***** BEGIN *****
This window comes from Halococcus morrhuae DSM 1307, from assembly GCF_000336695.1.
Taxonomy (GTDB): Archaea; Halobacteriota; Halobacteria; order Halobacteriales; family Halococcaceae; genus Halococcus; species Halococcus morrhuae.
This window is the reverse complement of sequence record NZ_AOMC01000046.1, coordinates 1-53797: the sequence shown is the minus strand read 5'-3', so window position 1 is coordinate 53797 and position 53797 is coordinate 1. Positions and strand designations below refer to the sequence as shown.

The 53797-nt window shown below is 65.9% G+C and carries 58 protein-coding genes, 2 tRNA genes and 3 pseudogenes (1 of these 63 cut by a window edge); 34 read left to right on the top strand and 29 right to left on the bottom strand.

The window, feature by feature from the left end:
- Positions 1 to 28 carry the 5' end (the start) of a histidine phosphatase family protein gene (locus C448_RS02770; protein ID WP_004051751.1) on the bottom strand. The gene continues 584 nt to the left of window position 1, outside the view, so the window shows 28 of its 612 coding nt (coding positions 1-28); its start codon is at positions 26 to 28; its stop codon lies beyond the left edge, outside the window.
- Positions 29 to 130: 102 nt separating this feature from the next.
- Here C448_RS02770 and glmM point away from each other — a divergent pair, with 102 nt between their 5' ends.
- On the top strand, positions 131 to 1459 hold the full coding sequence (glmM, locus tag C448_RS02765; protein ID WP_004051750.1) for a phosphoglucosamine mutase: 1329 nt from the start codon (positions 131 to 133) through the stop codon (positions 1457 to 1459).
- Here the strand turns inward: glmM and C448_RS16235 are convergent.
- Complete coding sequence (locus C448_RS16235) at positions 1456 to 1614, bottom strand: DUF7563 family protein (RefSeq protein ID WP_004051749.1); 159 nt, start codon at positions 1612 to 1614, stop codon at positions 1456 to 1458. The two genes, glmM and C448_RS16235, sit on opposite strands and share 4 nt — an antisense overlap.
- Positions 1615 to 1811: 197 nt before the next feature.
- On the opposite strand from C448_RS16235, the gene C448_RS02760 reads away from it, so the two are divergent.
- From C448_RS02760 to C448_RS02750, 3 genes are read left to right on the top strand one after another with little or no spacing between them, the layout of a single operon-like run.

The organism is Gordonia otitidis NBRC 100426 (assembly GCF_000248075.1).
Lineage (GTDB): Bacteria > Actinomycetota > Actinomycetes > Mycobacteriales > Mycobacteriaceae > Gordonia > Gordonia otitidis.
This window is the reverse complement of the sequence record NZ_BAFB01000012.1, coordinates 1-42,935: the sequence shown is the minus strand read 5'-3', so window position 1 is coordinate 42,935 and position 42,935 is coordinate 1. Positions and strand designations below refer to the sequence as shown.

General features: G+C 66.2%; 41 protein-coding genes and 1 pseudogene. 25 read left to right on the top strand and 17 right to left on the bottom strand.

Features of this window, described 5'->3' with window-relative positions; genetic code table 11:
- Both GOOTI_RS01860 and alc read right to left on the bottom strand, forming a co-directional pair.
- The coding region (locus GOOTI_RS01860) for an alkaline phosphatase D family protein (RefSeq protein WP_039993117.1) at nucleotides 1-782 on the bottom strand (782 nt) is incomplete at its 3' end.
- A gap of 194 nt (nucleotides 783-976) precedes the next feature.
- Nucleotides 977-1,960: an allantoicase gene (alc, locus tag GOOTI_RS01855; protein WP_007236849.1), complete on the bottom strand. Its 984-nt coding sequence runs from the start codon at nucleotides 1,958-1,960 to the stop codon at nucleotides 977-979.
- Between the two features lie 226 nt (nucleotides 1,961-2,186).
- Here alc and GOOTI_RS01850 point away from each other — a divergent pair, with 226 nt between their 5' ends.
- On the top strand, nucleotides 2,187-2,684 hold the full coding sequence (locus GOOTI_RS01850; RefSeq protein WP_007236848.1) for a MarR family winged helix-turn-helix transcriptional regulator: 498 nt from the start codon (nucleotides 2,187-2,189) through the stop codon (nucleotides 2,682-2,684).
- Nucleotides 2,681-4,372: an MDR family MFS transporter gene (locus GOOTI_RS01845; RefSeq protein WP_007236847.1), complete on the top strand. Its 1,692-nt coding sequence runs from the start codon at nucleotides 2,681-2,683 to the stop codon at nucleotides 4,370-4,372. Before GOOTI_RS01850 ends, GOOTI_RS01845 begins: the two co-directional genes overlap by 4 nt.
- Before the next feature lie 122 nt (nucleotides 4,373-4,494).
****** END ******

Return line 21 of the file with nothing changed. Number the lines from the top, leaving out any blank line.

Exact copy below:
- The coding region (locus GOOTI_RS01860) for an alkaline phosphatase D family protein (RefSeq protein WP_039993117.1) at nucleotides 1-782 on the bottom strand (782 nt) is incomplete at its 3' end.